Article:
This paper focuses on two projects, Still Life No. 1 and Shadow Worlds | Writers’ Rooms [Brontë Parsonage], to reveal the creative approaches the authors take to site, technology, and the self in their production of shadow worlds as sites of wonder. Informed by the uncanny (re-animation and the double) and an interest in the limen (thresholds in the real and virtual realms), the projects explore white light and infrared digital 3D scanning technologies as tools for capture and transformation. The authors will discuss how they suture the past with the present and ways that light slips secretly between us, revealing other realms.

1. Brass Art, www.brassart.org.uk.
2. B.M. Stafford, Devices of Wonder (Los Angeles: Getty Research Institute, 2001) 2.
3. The Whitworth Gallery (www.whitworth.manchester.ac.uk/) and Manchester Museum (www.museum.
manchester.ac.uk/) are both part of Manchester University. The commission by The Whitworth for the
international group exhibition Dark Matters: Shadow Technology Art (www.whitworth.manchester.ac.uk/
whatson/exhibition/ darkmatters) gave Brass Art a unique opportunity to gain access to the museum stores
and the expertise of individual curators. Still Life No. 1 was supported by the Association of Art Historians,
the University of Huddersfield, Ogle Models and Prototypes Ltd, and Huntsmen. darkmattersart.com
4. M. Kingwell, “Husserl’s Sense of Wonder,” The Philosophical Forum Vol. 31, Issue 1, 85 (2000).
5. C. Olalquiaga, “Object Lesson / Transitional Object,” Cabinet Issue 20, Ruins (2005/06).
6. Digital Doubles, www.digitaldoubles.org.
7. Scanning at Manchester Metropolitan University, School of Engineering, United Kingdom. 3D body
scanning supported by Wicks and Wilson Ltd., United Kingdom.
8. 3D data were repaired at Liverpool National Museum’s Conservation Technologies Department and
printed at Ogle Models Ltd., United Kingdom, with sponsorship from Huntsmen.
9. The circular table for Still Life No. 1 with motorized revolving light was designed by theater engineer Andy
Plant. This enabled Brass Art to move away from the garden model railway sets, which had facilitated linear
light locomotion in previous installations (Moments of Death and Revival) and return the audience’s focus
to the shadow play.
10. S. Greenblatt, “Resonance and Wonder,” Bulletin of the American Academy of Arts and Sciences Vol. 43, No.
4, 11–34 (January 1990).
11. The Brontë Parsonage was the family home from 1820 to 1861. Charlotte’s novel Jane Eyre (1847), Emily’s
Wuthering Heights (1847), and Anne’s The Tenant of Wildfell Hall (1848) were written in this house. The
Brontës, who published under the pseudonyms of Currer, Ellis, and Acton Bell, were acknowledged at the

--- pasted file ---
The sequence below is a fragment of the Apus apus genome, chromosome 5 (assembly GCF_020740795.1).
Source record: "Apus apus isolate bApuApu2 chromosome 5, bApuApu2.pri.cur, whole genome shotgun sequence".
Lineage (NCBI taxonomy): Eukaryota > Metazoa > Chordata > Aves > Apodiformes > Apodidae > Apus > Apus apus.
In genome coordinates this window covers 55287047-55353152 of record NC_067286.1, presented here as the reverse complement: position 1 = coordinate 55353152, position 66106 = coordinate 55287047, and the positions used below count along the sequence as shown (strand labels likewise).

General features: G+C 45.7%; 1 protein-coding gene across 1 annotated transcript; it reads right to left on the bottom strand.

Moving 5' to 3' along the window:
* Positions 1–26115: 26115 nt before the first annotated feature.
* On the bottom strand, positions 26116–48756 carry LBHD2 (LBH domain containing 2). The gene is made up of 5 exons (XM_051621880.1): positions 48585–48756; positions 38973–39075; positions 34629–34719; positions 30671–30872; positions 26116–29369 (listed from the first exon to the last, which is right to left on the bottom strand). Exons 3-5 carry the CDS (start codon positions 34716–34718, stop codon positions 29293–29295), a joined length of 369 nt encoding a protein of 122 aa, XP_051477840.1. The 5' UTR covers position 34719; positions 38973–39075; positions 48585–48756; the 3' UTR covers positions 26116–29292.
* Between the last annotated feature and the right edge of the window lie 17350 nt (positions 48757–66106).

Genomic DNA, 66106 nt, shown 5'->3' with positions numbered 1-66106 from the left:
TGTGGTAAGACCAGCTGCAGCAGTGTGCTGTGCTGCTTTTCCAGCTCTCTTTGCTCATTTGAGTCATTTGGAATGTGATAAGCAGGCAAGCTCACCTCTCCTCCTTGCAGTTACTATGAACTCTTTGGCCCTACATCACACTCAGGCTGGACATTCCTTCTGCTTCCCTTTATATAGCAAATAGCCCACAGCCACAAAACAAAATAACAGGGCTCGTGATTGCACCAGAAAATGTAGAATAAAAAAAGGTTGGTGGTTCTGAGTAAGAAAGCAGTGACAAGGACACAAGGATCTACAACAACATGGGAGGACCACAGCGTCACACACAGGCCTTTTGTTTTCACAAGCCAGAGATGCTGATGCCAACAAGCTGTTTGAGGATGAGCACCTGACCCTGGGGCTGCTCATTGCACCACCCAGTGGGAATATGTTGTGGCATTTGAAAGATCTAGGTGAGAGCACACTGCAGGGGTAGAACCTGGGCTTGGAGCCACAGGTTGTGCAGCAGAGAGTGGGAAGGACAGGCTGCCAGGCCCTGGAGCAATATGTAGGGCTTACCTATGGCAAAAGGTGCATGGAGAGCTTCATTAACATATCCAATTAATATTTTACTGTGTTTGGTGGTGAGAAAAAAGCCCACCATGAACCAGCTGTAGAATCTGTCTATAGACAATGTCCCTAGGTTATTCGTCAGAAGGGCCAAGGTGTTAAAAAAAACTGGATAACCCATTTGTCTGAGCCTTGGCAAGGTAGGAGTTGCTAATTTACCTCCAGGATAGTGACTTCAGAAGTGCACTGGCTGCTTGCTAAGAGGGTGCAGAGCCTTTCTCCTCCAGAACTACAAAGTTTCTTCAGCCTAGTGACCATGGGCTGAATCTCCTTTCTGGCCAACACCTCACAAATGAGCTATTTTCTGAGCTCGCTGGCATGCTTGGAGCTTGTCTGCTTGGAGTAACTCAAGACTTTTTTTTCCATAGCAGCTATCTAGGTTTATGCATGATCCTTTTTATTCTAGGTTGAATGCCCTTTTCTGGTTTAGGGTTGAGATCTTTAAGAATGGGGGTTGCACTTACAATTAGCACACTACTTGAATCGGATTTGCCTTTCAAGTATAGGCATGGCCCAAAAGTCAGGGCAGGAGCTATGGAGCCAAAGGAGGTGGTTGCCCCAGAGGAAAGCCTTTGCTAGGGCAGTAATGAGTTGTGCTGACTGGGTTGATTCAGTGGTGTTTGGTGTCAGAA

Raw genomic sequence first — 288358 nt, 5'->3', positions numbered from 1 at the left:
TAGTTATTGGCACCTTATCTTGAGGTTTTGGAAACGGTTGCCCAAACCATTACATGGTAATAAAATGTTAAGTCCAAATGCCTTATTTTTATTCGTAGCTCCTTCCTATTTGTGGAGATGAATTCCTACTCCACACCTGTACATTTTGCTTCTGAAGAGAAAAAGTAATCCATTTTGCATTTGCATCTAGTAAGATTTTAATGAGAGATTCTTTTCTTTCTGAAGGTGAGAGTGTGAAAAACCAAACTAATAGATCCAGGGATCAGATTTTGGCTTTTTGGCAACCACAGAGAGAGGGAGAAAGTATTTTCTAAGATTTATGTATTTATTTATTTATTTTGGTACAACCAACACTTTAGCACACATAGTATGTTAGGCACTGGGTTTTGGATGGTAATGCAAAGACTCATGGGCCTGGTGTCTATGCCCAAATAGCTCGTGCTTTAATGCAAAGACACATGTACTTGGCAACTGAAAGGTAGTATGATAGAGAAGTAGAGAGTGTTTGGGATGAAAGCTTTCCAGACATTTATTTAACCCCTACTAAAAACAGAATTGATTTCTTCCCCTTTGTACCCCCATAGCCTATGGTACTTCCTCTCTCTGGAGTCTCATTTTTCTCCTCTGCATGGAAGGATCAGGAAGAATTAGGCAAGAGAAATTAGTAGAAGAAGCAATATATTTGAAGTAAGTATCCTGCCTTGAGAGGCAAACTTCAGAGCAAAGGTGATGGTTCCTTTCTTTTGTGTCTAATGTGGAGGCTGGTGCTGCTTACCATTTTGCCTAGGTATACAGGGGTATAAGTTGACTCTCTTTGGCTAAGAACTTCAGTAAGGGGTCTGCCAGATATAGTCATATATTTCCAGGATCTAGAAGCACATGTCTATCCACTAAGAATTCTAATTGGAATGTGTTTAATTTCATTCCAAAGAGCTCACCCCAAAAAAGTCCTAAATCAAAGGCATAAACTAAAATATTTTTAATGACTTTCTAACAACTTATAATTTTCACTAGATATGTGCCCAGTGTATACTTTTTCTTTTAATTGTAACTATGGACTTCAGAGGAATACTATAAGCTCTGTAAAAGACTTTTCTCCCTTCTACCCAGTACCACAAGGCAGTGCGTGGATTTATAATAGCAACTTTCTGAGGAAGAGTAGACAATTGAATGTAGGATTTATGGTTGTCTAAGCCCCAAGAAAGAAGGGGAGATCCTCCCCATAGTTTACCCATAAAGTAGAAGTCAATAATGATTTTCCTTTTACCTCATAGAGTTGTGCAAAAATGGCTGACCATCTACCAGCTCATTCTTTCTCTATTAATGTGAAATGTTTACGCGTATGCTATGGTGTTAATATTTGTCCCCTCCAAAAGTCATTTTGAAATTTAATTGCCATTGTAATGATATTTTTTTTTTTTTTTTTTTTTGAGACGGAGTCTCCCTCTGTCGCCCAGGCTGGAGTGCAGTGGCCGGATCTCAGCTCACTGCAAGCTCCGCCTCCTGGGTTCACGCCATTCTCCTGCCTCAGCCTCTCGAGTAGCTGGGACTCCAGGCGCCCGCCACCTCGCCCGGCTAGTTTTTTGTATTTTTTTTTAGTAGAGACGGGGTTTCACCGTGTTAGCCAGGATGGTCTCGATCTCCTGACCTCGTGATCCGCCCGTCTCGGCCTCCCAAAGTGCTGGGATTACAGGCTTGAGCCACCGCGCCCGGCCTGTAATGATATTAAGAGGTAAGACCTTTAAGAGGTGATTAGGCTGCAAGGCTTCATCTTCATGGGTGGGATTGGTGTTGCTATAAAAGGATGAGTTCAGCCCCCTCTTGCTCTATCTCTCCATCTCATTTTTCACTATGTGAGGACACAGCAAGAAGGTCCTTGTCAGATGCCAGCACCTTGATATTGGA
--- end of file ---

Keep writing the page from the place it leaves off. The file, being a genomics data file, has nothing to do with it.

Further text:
time for their directness and powerful emotional energy, qualities which were sometimes interpreted by the
critics as “coarse” and “brutal.” www.bronte.info/
12. In 2009, we researched the potential of using Lidar scanning for a commission at the Lyric Theatre,
Hammersmith, London, to capture both the outside of the building during its architectural transformation
and performances that took place within its interior. Our aim had been to composite these viewpoints and
to focus on the negative spaces within the process – in other words, focus on what was most often unseen.
A colleague, Spencer Roberts, working with the Kinect, was interested in how we envisaged using the
technology to explore the shadows created in the captured data, and a collaboration was formed.
13. V.I. Stoichita, A Short History of the Shadow (London: Reaktion Books, 1997) 171.
14. V.I. Stoichita, A Short History of the Shadow (London: Reaktion Books, 1997) 145.
15. V.I. Stoichita, A Short History of the Shadow (London: Reaktion Books, 1997) 185.
16. Simon Pantling, www.pantlingstudio.com/.
17. Spencer Roberts, author of custom-built software for Kinect, spencerroberts.artsident.org/.
18. R. Descartes, Discourse on Method and the Meditations (Harmondsworth, United Kingdom: Penguin
Classics, 1968) 110.

kinect, shadow worlds, and 3D scanning
Fun, Love, and Happiness — or The Aesthetics of Play and Empathy in Avatar Worlds Tobey Crockett SIGGRAPH 2002: Art Gallery Essay

I was asked recently why I would be interested in theorizing on play outside of the context of games and persistent environments. The answer has to do with the processes of creativity, self expression, and authorship that arise when we consider interactivity in virtual worlds. Artmaking as play, and empathy as a foundation of collective authorship, are the central themes of this talk. But is that art? If one allows that art is an outgrowth of a set of techniques, tools, conventions, visual histories, aesthetic vocabularies, and above all an urge of creative self-expression then we would have to say yes. If, additionally, we posit that the digital medium may, perhaps, bring with it a special quality that we have not yet pinned down, despite various efforts to do so, then I would like to suggest that that special digital quality is reflected precisely in aesthetics of play, empathy, and a sense of collective identity and multiplicity of authorship.

[View PDF] game, identity, and virtual environment
Genderbender, Smartstall, The Automatic Confession Machine Gregory P. Garvey SIGGRAPH 1997: Ongoings Bending: Corn, Face, and Gender for Social Provocation Sketch / Art Talk

This presentation reviews three works: Genderbender, Smart Stall (exhibited in The Bridge: SIGGRAPH 96 Art Show), and The Automatic Confession Machine (exhibited in Machine Culture, SIGGRAPH 93).